Sen. Schumer gets CDC to fund tractor protection equipment rebates through 2019, will push for long-term funding
U.S. Senate Minority Leader Charles E. Schumer today announced that following his push, the Centers for Disease Control (CDC) has agreed to administratively provide funding for the work being done nationwide, including the Northeast Center For Occupational Safety And Health For Agriculture, Forestry And Fishing (NEC), on the national tractor rollover protection systems (ROPS) rebate program through the end of FY2019.
Schumer, who has long advocated for the ROPS program, said today’s announcement is welcomed news for thousands of Upstate farmers. Schumer lauded the CDC for funding the ROPS program and said it is a vital program, considering that farm-related deaths are up to 800 percent higher than many other major industries, with tractor overturns being their most frequent cause at a rate of 96 cases per year.
“ROPS is a critical and cost-effective rebate program that provides important information to farmers across the country on how to find and install the right rollover bar for their machinery. The CDC’s decision to provide funding administratively for this lifesaving program is a great first step, but I won’t rest until I know for certain it will still be fully operational for years to come.
"I vow to continue working with the CDC to ensure our agricultural community has every available resource to succeed,” Senator Schumer said.
The ROPS program facilitates rebates in states with state-based funding to farmers to cover approximately 70 percent of the cost for a farmer to install a ROPS roll bar retrofit kit on their tractor. According to Schumer, the original grant funding for this important program was slated to expire in September, but following a major push by Schumer, the program will be funded for at least another year.
“Keeping family farmers and farm workers who operate dangerous machinery safe must be a major priority, especially in Upstate New York, where the agricultural community is our lifeblood. That is why I laud the CDC for restoring funding for this critical farm safety program,” Schumer added. “The work done by organizations like the NEC is exactly the type of work the federal government should be investing in: it’s cost-effective, informed by real industry experts, and helps save farmers’ lives every day.
"Funding this program means that Upstate New York Farmers will have continued access to valuable critical resources including a 1-800 safety hotline number and on the ground experts in rural communities to help farmers access the ROPS Rebate Program, which helps them correctly install rollover bars on their tractors just in case the tractor flips over.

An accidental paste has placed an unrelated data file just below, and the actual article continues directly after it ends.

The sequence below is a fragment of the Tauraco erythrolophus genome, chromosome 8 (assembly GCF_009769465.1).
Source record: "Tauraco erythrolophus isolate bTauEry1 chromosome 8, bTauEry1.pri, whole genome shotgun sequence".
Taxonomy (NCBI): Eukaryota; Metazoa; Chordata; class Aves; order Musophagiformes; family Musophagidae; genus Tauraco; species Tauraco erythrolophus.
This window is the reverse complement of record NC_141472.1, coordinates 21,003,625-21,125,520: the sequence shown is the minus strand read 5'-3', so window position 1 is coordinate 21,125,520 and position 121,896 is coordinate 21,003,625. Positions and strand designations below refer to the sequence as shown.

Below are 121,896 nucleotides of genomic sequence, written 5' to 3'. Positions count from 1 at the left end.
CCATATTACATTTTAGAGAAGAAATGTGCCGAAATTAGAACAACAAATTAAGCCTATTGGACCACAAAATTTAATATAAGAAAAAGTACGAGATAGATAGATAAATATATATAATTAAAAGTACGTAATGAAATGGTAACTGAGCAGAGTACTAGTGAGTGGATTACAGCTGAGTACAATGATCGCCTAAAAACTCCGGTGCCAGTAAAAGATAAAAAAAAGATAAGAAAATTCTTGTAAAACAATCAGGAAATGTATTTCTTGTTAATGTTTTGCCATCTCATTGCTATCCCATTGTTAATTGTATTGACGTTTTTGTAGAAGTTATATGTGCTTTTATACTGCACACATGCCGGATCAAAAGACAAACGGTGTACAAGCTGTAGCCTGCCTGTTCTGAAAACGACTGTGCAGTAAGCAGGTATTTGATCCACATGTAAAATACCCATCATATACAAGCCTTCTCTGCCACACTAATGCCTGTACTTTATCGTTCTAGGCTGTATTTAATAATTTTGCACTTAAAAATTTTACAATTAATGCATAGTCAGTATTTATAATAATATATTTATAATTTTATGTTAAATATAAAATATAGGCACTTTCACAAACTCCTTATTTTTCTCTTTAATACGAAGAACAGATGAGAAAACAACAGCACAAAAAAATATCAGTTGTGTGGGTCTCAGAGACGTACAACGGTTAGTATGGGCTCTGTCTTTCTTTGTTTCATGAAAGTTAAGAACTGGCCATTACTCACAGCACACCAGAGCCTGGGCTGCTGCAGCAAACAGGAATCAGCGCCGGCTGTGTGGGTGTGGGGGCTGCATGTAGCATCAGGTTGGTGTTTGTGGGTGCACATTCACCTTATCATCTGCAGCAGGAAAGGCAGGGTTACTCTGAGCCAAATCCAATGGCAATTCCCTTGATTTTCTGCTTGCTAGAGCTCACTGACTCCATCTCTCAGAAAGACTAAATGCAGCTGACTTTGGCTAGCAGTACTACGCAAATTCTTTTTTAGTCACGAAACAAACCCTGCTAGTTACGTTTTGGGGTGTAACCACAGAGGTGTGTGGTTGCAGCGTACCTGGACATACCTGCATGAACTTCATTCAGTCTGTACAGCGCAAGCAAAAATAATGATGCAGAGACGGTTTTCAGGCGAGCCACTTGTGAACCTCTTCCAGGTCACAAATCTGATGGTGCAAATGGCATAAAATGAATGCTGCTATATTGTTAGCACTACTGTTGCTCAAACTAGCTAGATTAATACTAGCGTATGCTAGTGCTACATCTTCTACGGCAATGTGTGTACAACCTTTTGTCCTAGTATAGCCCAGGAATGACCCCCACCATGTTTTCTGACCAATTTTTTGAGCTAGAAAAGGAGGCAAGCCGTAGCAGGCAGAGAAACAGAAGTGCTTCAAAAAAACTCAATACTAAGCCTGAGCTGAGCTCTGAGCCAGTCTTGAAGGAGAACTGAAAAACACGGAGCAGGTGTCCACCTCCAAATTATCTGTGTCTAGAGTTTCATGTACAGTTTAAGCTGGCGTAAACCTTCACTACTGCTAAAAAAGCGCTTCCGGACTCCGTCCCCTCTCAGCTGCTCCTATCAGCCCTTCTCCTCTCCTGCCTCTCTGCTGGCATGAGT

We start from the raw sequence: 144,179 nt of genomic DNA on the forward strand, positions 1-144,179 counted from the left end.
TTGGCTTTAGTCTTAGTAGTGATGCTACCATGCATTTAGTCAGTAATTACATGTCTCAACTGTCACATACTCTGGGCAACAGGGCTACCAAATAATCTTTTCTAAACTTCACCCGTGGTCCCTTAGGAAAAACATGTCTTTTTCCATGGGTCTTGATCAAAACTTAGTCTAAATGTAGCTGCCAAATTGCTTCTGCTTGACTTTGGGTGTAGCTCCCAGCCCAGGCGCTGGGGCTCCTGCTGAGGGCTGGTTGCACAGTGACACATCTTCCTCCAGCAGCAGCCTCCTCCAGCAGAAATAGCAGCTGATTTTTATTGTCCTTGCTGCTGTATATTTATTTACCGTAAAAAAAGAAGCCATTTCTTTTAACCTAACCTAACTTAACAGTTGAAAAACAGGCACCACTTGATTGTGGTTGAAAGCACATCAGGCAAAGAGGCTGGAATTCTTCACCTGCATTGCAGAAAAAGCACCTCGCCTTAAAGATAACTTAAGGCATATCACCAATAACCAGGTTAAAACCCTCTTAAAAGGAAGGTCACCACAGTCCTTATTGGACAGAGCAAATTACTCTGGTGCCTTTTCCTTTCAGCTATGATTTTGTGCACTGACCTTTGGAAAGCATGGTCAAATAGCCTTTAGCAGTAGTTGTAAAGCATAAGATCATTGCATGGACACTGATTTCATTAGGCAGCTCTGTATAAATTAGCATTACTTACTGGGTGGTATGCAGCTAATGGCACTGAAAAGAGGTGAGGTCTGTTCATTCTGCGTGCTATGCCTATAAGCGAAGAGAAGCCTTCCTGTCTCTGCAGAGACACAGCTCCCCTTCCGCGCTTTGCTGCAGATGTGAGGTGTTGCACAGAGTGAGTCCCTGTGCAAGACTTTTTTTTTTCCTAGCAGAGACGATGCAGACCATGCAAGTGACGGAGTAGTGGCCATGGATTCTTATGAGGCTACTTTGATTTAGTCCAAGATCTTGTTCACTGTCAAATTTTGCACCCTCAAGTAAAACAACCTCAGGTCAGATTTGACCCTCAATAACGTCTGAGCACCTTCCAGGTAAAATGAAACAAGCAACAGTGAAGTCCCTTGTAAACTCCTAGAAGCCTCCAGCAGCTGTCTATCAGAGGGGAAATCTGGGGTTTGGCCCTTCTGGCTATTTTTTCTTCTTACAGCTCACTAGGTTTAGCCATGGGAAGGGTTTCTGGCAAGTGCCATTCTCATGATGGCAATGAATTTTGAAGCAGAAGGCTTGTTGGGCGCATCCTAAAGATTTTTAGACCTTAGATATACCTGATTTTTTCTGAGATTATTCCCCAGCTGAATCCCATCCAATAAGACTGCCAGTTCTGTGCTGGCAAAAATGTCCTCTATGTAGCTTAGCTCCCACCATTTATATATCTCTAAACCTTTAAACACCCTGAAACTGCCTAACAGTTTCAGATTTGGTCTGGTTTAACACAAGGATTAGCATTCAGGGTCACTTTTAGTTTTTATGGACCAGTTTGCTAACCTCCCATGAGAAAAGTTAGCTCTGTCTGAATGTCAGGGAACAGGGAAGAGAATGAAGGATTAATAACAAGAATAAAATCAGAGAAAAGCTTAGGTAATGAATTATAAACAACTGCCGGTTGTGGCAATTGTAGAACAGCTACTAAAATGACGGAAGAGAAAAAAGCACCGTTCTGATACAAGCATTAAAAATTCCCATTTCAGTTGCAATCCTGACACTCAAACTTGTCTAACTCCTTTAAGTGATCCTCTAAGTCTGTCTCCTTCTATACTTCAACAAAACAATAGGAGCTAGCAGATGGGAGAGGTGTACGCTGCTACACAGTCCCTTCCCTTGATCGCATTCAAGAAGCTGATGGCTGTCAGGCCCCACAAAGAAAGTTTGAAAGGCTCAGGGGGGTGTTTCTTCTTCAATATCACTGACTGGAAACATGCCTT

"I’m proud of the role I played in helping secure funding for the ROPS program to plow forward and will be doing everything possible to make sure this program, which puts farmers first, is protected for years to come.”
According to NEC Director, Julie Sorensen, Ph.D., the program has also been considerably cost effective with recent economic assessments pointing to a $5 million savings in NY State due to deaths and injuries averted through the program.
“Before this program, many NY farmers had neither the money nor the time to invest in these crucial lifesaving devices and unfortunately their only viable solution prior to the ROPS program was to routinely put their lives at risk hoping this wouldn’t be their day to die on the job," Sorensen said. "Senator Schumer’s advocacy sends a clear message to farmers -- you are important and valued members of the New York community.”
Schumer said the agricultural community is the lifeblood of Upstate New York, and that protecting the well-being and safety of farmers must be a major priority. In response to the hazardous environment of working on a farm, the Northeast Center For Occupational Safety And Health For Agriculture, Forestry and Fishing launched an effort to create the life-saving ROPS Rebate Program, which covers approximately 70 percent of the cost for a farmer to install a ROPS rollbar kit on their tractor.
In most cases, this means farmers only pay $500 or less for this life-saving equipment that can otherwise cost up to $1,200. NEC also provides information to farmers throughout the country on how to find and install the right rollover bar. Since its inception in 2006, the NEC reports that more than 2,150 tractors have been retrofitted with protective structures in seven states, with more than 1,500 of those retrofits occurring in New York State alone.
Farmers throughout the country benefit from the hotline and administrative support that is provided through CDC funding. Furthermore, Schumer said, participants in New York reported 221 close calls and 19 serious incidents in which death or injury was likely without the protective ROPS structures.
Schumer said now that the CDC has agreed to administratively fund the program, critical outreach and infrastructure surrounding the ROPS program can continue and grow. Schumer lauded the CDC and vowed to do everything possible to ensure that the CDC administratively funds the program now and in the future so that the inroads the ROPS program has made can continue beyond 2020.